41. The kit of claim 40, further comprising:
a chemical cleaning agent contained in a third batch chemical vessel having a sidewall, shoulder portion and a mouth, said third batch chemical vessel being substantially identical in shape to one of said first and second batch chemical vessels, said third batch chemical vessel further comprises a dectection feature comprising either a raised rim or a groove extending circumferentially around the periphery of said sidewall a predetermined distance from said mouth.
42. The kit of claim 40, further comprising:
a chemical cleaning agent contained in a third batch chemical vessel having a sidewall, shoulder portion and a mouth, said third batch chemical vessel being substantially identical in shape to one of said first and second batch chemical vessels, wherein said first and said second batch chemical vessels further comprise a detection feature comprising either a raised rim or a groove extending circumferentially around the periphery of said sidewall a predetermined distance from said mouth, and said third batch chemical vessel lacks said detection feature provided in said first and second batch chemical vessels enabling said third batch chemical vessel to be distinguished from said first and second batch chemical vessels.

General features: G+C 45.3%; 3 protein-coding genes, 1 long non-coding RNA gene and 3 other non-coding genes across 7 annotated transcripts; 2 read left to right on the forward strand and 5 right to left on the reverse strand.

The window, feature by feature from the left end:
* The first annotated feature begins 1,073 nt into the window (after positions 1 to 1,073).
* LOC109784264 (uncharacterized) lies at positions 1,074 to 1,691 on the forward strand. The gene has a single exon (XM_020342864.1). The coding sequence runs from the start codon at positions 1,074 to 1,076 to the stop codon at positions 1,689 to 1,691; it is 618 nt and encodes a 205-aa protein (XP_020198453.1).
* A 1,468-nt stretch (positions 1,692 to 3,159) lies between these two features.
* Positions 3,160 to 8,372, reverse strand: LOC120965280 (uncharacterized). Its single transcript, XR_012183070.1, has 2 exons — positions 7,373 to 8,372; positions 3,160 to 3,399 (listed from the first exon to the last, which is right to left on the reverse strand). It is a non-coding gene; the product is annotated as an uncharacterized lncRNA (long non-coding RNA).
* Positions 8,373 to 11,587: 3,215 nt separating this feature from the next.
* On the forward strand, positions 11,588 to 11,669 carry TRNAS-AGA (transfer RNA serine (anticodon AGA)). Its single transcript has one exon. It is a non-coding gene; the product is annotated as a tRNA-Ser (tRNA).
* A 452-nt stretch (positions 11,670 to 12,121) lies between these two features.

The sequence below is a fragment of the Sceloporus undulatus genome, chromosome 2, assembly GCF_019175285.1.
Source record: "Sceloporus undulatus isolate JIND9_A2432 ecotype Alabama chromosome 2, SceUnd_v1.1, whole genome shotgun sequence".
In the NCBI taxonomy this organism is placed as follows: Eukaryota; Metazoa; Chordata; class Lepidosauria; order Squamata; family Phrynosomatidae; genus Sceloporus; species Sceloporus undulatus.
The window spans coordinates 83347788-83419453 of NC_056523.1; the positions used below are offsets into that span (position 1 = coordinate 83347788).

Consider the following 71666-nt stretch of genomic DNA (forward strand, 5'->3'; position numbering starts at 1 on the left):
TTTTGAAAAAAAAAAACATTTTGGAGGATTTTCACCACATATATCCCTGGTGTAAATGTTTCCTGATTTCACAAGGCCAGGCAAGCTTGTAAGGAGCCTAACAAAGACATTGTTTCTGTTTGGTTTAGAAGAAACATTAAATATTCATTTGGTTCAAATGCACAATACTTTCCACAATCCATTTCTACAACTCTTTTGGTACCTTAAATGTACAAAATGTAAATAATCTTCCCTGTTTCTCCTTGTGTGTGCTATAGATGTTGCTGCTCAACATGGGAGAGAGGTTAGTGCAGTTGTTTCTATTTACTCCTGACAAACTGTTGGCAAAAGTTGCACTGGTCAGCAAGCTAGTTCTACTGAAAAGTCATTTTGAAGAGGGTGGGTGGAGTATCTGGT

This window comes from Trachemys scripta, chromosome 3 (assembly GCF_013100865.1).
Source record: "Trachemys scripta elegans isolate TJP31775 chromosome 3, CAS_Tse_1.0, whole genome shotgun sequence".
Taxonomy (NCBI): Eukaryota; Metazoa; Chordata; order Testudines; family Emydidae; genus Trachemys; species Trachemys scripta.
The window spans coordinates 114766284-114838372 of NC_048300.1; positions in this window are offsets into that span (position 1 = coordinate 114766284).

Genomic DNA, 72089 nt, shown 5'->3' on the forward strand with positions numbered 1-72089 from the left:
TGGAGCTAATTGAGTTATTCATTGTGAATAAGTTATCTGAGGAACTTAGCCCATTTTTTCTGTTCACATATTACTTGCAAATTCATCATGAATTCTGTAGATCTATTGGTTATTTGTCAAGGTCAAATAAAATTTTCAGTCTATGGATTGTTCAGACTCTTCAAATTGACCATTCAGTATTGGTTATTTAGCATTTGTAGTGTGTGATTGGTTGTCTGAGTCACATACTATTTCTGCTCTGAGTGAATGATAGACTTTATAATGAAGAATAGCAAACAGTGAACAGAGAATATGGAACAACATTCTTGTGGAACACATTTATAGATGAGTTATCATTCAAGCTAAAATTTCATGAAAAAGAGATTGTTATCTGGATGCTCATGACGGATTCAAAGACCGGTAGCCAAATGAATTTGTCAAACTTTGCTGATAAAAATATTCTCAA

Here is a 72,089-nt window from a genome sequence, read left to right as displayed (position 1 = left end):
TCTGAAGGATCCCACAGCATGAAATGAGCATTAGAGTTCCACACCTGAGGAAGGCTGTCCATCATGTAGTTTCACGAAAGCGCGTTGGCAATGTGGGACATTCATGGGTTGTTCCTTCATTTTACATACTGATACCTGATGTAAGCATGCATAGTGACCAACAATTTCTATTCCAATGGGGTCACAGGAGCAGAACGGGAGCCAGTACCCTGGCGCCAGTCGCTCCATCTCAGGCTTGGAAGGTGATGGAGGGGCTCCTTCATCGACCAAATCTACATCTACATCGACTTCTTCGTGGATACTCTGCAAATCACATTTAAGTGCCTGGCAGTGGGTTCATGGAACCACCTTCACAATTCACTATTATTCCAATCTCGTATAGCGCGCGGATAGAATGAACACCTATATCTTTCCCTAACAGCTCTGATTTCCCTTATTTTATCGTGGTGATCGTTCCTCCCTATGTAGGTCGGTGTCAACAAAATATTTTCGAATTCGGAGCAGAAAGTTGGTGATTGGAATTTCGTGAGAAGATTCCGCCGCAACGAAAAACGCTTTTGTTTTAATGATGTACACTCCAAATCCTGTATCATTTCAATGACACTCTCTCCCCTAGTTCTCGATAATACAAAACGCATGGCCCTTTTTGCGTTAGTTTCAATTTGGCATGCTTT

43. A chemical loading system for a dialysis machine, adapted for receiving a first bottle and a second bottle, said first and second bottles containing batch quantity chemicals to be introduced into said machine,